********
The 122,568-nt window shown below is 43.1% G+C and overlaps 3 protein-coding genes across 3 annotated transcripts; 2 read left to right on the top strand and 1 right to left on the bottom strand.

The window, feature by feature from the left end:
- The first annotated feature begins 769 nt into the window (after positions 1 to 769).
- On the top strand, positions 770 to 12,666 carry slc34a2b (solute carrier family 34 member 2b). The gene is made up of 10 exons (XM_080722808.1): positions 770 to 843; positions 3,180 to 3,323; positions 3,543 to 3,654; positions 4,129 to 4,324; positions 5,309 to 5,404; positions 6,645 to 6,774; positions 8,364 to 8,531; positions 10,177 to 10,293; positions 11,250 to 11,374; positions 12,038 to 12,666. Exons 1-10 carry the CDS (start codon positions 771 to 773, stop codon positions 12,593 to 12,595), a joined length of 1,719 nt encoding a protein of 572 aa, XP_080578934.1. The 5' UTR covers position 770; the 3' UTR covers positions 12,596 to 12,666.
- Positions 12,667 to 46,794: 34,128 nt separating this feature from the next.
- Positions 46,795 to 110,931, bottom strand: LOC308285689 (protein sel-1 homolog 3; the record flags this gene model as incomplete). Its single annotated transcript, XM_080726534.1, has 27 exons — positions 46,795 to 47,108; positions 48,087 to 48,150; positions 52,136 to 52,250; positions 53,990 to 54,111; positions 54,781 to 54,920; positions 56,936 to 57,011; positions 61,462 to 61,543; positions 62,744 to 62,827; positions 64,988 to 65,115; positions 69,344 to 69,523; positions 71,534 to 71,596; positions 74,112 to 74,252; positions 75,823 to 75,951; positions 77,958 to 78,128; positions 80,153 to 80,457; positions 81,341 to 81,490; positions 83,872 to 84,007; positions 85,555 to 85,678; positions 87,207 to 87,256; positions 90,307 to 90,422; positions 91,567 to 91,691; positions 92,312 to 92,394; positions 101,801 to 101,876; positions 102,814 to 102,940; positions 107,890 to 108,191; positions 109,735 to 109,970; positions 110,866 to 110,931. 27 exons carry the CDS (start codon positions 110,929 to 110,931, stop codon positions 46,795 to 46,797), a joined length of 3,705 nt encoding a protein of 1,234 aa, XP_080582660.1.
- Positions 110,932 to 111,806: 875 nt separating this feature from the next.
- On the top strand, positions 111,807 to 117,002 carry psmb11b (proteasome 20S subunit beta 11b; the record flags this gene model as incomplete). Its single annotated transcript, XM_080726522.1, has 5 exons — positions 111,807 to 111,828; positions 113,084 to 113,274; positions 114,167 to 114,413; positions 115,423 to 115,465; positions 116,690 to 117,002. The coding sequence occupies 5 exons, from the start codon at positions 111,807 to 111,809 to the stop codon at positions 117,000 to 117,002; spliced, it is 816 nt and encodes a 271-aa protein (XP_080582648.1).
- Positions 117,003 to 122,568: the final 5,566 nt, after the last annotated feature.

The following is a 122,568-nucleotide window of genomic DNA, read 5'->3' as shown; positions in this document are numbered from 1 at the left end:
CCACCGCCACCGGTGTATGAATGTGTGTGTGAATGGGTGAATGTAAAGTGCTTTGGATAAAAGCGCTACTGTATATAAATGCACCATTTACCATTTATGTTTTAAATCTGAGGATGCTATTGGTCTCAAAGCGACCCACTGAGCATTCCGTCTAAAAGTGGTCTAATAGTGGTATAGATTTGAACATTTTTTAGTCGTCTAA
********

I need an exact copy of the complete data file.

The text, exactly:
The 122,568-nt window shown below is 43.1% G+C and overlaps 3 protein-coding genes across 3 annotated transcripts; 2 read left to right on the top strand and 1 right to left on the bottom strand.

The window, feature by feature from the left end:
- The first annotated feature begins 769 nt into the window (after positions 1 to 769).
- On the top strand, positions 770 to 12,666 carry slc34a2b (solute carrier family 34 member 2b). The gene is made up of 10 exons (XM_080722808.1): positions 770 to 843; positions 3,180 to 3,323; positions 3,543 to 3,654; positions 4,129 to 4,324; positions 5,309 to 5,404; positions 6,645 to 6,774; positions 8,364 to 8,531; positions 10,177 to 10,293; positions 11,250 to 11,374; positions 12,038 to 12,666. Exons 1-10 carry the CDS (start codon positions 771 to 773, stop codon positions 12,593 to 12,595), a joined length of 1,719 nt encoding a protein of 572 aa, XP_080578934.1. The 5' UTR covers position 770; the 3' UTR covers positions 12,596 to 12,666.
- Positions 12,667 to 46,794: 34,128 nt separating this feature from the next.
- Positions 46,795 to 110,931, bottom strand: LOC308285689 (protein sel-1 homolog 3; the record flags this gene model as incomplete). Its single annotated transcript, XM_080726534.1, has 27 exons — positions 46,795 to 47,108; positions 48,087 to 48,150; positions 52,136 to 52,250; positions 53,990 to 54,111; positions 54,781 to 54,920; positions 56,936 to 57,011; positions 61,462 to 61,543; positions 62,744 to 62,827; positions 64,988 to 65,115; positions 69,344 to 69,523; positions 71,534 to 71,596; positions 74,112 to 74,252; positions 75,823 to 75,951; positions 77,958 to 78,128; positions 80,153 to 80,457; positions 81,341 to 81,490; positions 83,872 to 84,007; positions 85,555 to 85,678; positions 87,207 to 87,256; positions 90,307 to 90,422; positions 91,567 to 91,691; positions 92,312 to 92,394; positions 101,801 to 101,876; positions 102,814 to 102,940; positions 107,890 to 108,191; positions 109,735 to 109,970; positions 110,866 to 110,931. 27 exons carry the CDS (start codon positions 110,929 to 110,931, stop codon positions 46,795 to 46,797), a joined length of 3,705 nt encoding a protein of 1,234 aa, XP_080582660.1.
- Positions 110,932 to 111,806: 875 nt separating this feature from the next.
- On the top strand, positions 111,807 to 117,002 carry psmb11b (proteasome 20S subunit beta 11b; the record flags this gene model as incomplete). Its single annotated transcript, XM_080726522.1, has 5 exons — positions 111,807 to 111,828; positions 113,084 to 113,274; positions 114,167 to 114,413; positions 115,423 to 115,465; positions 116,690 to 117,002. The coding sequence occupies 5 exons, from the start codon at positions 111,807 to 111,809 to the stop codon at positions 117,000 to 117,002; spliced, it is 816 nt and encodes a 271-aa protein (XP_080582648.1).
- Positions 117,003 to 122,568: the final 5,566 nt, after the last annotated feature.

The following is a 122,568-nucleotide window of genomic DNA, read 5'->3' as shown; positions in this document are numbered from 1 at the left end:
CCACCGCCACCGGTGTATGAATGTGTGTGTGAATGGGTGAATGTAAAGTGCTTTGGATAAAAGCGCTACTGTATATAAATGCACCATTTACCATTTATGTTTTAAATCTGAGGATGCTATTGGTCTCAAAGCGACCCACTGAGCATTCCGTCTAAAAGTGGTCTAATAGTGGTATAGATTTGAACATTTTTTAGTCGTCTAA